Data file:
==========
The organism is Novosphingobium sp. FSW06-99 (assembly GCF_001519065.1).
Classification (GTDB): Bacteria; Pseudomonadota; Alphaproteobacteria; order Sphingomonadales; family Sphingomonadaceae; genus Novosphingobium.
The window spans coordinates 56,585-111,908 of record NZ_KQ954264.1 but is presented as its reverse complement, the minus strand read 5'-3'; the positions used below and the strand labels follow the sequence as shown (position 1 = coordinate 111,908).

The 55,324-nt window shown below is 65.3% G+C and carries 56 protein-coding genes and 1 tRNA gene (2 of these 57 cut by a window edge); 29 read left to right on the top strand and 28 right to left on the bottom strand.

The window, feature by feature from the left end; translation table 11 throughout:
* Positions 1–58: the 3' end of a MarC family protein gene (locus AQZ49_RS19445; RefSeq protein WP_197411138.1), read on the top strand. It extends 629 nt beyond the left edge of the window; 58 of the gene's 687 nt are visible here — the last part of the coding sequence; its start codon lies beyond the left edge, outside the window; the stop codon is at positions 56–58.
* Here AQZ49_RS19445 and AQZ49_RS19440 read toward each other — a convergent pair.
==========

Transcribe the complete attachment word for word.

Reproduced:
The organism is Novosphingobium sp. FSW06-99 (assembly GCF_001519065.1).
Classification (GTDB): Bacteria; Pseudomonadota; Alphaproteobacteria; order Sphingomonadales; family Sphingomonadaceae; genus Novosphingobium.
The window spans coordinates 56,585-111,908 of record NZ_KQ954264.1 but is presented as its reverse complement, the minus strand read 5'-3'; the positions used below and the strand labels follow the sequence as shown (position 1 = coordinate 111,908).

The 55,324-nt window shown below is 65.3% G+C and carries 56 protein-coding genes and 1 tRNA gene (2 of these 57 cut by a window edge); 29 read left to right on the top strand and 28 right to left on the bottom strand.

The window, feature by feature from the left end; translation table 11 throughout:
* Positions 1–58: the 3' end of a MarC family protein gene (locus AQZ49_RS19445; RefSeq protein WP_197411138.1), read on the top strand. It extends 629 nt beyond the left edge of the window; 58 of the gene's 687 nt are visible here — the last part of the coding sequence; its start codon lies beyond the left edge, outside the window; the stop codon is at positions 56–58.
* Here AQZ49_RS19445 and AQZ49_RS19440 read toward each other — a convergent pair.